Q angle and knee pain
What is Q angle?
The Q angle describes the angle of the knee from a frontal view. The Q angle gives an idea how the thigh muscles functions to move the knee and also how the knee cap (patella) tracks in the groove of the knee joint. A normal knee cap should move up and down within the groove with flexion and extension of the knee. When the Q angle is excessive, the knee cap tends to track out of alignment and hence causes wear and tear (degeneration) of the cartilage behind the knee cap.
What is the normal Q angle? The normal Q angle measured in standing is about 15 degrees and anything more than that is considered a risk factor for knee injuries. Ladies tend to have a wider Q angle due to their wider pelvis compared to their males.
How to measure Q angle? The Q angle is an intersection of two lines. First line joins the ASIS (bony protrusion in the front of the pelvis) to the middle of the patella. Second line runs from the protrusion on the top of the shin bone (tibial tuberosity) below the patella and upwards through the middle of the knee cap.
Common injuries related to a wide Q angle:
- Iliotibial band friction syndrome (ITBFS)
- Anterior knee pain or Patella Femoral Pain Syndrome (PFPS)
- Anterior cruciate ligament injury (ACL)
Injuries because of an excessive Q angle can be categorised into 3 main reasons.
1. Muscle imbalance :
A large Q angle pulls the knee cap outwards due to the stronger lateral pull from the quadriceps and tight ITB. Coupled with a weakness of the inner aspect of the quadriceps (Vastus Medialis Oblique, VMO) the knee cap will track laterally instead of smoothly up and down within the knee groove. This maltracking causes the cartilage behind the knee to wear off or degenerate and hence the pain.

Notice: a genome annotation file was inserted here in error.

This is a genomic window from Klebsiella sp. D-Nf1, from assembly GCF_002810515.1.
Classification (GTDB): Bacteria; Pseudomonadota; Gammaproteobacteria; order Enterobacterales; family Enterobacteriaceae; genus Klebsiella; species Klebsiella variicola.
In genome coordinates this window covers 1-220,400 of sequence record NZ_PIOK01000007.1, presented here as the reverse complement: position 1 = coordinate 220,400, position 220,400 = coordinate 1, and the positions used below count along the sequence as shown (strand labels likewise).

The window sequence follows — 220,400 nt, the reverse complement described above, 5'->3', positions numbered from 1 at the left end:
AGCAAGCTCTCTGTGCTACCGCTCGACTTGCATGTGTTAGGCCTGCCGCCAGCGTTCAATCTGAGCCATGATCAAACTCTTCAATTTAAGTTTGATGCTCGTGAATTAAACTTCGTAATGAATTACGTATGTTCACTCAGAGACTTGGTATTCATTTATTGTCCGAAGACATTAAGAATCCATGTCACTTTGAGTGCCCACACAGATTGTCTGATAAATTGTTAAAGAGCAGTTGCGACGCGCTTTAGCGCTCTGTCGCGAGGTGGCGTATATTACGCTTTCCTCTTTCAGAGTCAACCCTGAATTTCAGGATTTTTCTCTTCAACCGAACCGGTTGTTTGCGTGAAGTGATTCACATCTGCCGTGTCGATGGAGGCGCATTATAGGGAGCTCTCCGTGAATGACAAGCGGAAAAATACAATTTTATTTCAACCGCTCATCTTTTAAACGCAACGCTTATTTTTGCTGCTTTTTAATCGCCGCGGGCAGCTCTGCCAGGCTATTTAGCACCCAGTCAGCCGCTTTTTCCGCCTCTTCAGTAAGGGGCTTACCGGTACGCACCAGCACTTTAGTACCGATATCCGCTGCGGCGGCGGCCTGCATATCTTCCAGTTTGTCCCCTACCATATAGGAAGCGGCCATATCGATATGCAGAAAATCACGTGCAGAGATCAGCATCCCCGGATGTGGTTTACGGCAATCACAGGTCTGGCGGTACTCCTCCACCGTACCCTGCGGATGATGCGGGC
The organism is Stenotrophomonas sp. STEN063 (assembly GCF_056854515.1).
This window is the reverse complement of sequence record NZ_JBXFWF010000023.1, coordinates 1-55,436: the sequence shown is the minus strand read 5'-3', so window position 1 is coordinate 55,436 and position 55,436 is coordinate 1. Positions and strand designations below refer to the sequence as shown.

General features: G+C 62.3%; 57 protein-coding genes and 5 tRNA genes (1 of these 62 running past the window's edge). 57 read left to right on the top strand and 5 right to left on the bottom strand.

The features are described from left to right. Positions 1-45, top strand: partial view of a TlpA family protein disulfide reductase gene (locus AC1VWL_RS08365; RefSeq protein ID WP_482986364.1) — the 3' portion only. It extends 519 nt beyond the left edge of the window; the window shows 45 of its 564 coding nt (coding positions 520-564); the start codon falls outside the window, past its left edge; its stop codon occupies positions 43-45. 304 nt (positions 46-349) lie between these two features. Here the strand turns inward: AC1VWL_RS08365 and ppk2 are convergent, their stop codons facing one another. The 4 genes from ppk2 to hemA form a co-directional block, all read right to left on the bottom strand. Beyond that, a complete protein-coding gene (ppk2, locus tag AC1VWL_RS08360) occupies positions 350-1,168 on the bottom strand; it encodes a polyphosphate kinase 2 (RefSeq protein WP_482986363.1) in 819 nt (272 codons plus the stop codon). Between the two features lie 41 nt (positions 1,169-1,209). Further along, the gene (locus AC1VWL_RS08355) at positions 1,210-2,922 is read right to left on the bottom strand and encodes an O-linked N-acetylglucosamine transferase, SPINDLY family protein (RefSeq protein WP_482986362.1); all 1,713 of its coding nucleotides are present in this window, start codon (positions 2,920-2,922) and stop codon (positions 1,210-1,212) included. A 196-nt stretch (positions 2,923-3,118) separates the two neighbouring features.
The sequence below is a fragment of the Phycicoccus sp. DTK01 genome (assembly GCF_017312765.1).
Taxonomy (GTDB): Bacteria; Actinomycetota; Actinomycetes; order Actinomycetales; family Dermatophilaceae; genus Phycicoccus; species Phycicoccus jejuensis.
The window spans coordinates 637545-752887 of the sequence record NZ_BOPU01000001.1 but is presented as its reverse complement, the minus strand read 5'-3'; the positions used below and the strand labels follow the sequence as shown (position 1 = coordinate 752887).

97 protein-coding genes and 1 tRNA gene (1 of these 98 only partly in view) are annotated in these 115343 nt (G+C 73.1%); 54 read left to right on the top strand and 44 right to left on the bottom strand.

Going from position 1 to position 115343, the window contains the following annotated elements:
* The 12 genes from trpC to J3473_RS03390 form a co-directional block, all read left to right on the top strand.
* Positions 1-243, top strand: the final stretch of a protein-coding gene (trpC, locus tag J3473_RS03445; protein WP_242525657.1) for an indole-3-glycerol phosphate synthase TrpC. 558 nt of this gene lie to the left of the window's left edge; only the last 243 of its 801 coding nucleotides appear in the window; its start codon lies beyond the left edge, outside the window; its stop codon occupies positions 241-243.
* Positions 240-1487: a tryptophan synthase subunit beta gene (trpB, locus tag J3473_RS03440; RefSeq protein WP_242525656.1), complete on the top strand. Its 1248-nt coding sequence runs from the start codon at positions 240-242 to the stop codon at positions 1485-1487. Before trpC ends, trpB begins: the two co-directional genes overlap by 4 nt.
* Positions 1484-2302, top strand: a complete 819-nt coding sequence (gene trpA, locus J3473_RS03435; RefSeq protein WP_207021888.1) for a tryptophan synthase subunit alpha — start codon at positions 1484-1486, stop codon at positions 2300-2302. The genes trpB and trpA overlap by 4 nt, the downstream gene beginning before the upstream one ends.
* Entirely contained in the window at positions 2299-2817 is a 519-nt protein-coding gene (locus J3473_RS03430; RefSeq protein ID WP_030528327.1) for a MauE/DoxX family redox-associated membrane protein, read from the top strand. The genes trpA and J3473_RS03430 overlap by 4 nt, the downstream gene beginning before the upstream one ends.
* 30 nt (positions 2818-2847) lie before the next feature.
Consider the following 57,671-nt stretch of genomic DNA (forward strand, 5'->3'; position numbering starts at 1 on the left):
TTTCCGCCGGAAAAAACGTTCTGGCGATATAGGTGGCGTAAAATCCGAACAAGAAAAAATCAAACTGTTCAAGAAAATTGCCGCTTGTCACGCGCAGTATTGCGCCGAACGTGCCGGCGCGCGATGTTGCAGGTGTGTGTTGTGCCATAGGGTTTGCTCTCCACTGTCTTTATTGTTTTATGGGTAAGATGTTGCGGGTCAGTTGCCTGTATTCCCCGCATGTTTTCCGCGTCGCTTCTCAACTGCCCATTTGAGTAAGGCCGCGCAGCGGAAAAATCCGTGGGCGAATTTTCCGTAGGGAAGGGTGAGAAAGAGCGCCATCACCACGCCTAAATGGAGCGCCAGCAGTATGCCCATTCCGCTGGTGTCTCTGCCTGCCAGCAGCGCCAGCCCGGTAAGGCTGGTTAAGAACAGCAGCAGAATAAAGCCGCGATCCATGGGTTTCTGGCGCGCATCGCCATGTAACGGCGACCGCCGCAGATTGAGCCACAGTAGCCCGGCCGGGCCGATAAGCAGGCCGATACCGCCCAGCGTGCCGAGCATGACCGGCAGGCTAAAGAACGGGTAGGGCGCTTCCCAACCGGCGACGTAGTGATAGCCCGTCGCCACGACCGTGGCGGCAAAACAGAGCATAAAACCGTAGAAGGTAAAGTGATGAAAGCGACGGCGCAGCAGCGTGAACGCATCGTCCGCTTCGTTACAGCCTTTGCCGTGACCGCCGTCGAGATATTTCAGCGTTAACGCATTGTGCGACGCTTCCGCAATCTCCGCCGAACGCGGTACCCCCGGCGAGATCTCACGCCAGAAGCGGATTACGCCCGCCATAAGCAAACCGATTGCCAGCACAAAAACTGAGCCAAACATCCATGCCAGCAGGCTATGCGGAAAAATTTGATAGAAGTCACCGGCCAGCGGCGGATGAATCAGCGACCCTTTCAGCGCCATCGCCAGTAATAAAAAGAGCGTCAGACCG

2. Biomechanical compensation:
An excessive Q angle can alter the movement pattern especially in the foot. The knee will tend to point inwards (valgus or knock-knee appearance) which encourages the foot to roll inwards (pronates). Over-pronation can lead to a number of injuries especially in runners.
3. Joint laxity/instability:
When the knee point inwards, the ligaments on the inner aspect of the knee gets overstretched and lax, therefore compromising the stability of the knee joint. The Anterior Cruciate Ligament (ACL) also undergoes a lot of stress in this position. Interestingly the larger Q angle in females has been attributed as a main reason why females are at a higher risk of sustaining an ACL injury.
How to manage a wide Q-angle?
You can reduce the risk of injuries by targeting the reasons above.
Muscle imbalance: Stretching on the ITB, strengthening the VMO and Glut medius to enable proper tracking of the knee cap.
Biomechanics: Get a customised orthotics to control excessive pronation and reduce the stress to the knee.
Joint Laxity/Stability: Balancing exercises to train knee proprioception and stability.
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